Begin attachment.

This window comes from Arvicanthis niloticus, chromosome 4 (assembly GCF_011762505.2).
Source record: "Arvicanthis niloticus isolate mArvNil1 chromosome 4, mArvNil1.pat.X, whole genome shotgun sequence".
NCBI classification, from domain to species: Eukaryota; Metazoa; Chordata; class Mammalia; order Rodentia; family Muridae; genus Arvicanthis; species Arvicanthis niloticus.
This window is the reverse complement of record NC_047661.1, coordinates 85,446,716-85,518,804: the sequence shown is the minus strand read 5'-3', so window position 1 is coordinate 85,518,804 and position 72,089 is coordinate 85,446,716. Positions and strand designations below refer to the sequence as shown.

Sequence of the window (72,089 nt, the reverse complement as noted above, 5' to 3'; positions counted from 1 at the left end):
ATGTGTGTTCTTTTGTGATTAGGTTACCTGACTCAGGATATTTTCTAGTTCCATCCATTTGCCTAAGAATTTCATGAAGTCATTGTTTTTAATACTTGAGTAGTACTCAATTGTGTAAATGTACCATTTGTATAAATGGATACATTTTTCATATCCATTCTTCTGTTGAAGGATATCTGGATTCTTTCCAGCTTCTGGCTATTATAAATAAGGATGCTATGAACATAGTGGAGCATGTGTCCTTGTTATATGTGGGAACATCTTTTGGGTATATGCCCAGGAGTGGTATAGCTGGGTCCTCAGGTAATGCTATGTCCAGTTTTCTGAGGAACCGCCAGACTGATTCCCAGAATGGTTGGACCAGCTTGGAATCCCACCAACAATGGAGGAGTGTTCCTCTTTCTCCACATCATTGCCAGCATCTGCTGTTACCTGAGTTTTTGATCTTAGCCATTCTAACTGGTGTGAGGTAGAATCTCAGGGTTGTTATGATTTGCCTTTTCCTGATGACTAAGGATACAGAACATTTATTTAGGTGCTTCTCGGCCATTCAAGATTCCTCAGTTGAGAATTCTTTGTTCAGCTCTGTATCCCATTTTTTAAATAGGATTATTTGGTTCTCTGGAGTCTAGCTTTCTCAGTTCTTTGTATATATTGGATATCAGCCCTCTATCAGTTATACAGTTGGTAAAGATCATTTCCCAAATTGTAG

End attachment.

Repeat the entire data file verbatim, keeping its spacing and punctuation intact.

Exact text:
This window comes from Arvicanthis niloticus, chromosome 4 (assembly GCF_011762505.2).
Source record: "Arvicanthis niloticus isolate mArvNil1 chromosome 4, mArvNil1.pat.X, whole genome shotgun sequence".
NCBI classification, from domain to species: Eukaryota; Metazoa; Chordata; class Mammalia; order Rodentia; family Muridae; genus Arvicanthis; species Arvicanthis niloticus.
This window is the reverse complement of record NC_047661.1, coordinates 85,446,716-85,518,804: the sequence shown is the minus strand read 5'-3', so window position 1 is coordinate 85,518,804 and position 72,089 is coordinate 85,446,716. Positions and strand designations below refer to the sequence as shown.

Sequence of the window (72,089 nt, the reverse complement as noted above, 5' to 3'; positions counted from 1 at the left end):
ATGTGTGTTCTTTTGTGATTAGGTTACCTGACTCAGGATATTTTCTAGTTCCATCCATTTGCCTAAGAATTTCATGAAGTCATTGTTTTTAATACTTGAGTAGTACTCAATTGTGTAAATGTACCATTTGTATAAATGGATACATTTTTCATATCCATTCTTCTGTTGAAGGATATCTGGATTCTTTCCAGCTTCTGGCTATTATAAATAAGGATGCTATGAACATAGTGGAGCATGTGTCCTTGTTATATGTGGGAACATCTTTTGGGTATATGCCCAGGAGTGGTATAGCTGGGTCCTCAGGTAATGCTATGTCCAGTTTTCTGAGGAACCGCCAGACTGATTCCCAGAATGGTTGGACCAGCTTGGAATCCCACCAACAATGGAGGAGTGTTCCTCTTTCTCCACATCATTGCCAGCATCTGCTGTTACCTGAGTTTTTGATCTTAGCCATTCTAACTGGTGTGAGGTAGAATCTCAGGGTTGTTATGATTTGCCTTTTCCTGATGACTAAGGATACAGAACATTTATTTAGGTGCTTCTCGGCCATTCAAGATTCCTCAGTTGAGAATTCTTTGTTCAGCTCTGTATCCCATTTTTTAAATAGGATTATTTGGTTCTCTGGAGTCTAGCTTTCTCAGTTCTTTGTATATATTGGATATCAGCCCTCTATCAGTTATACAGTTGGTAAAGATCATTTCCCAAATTGTAG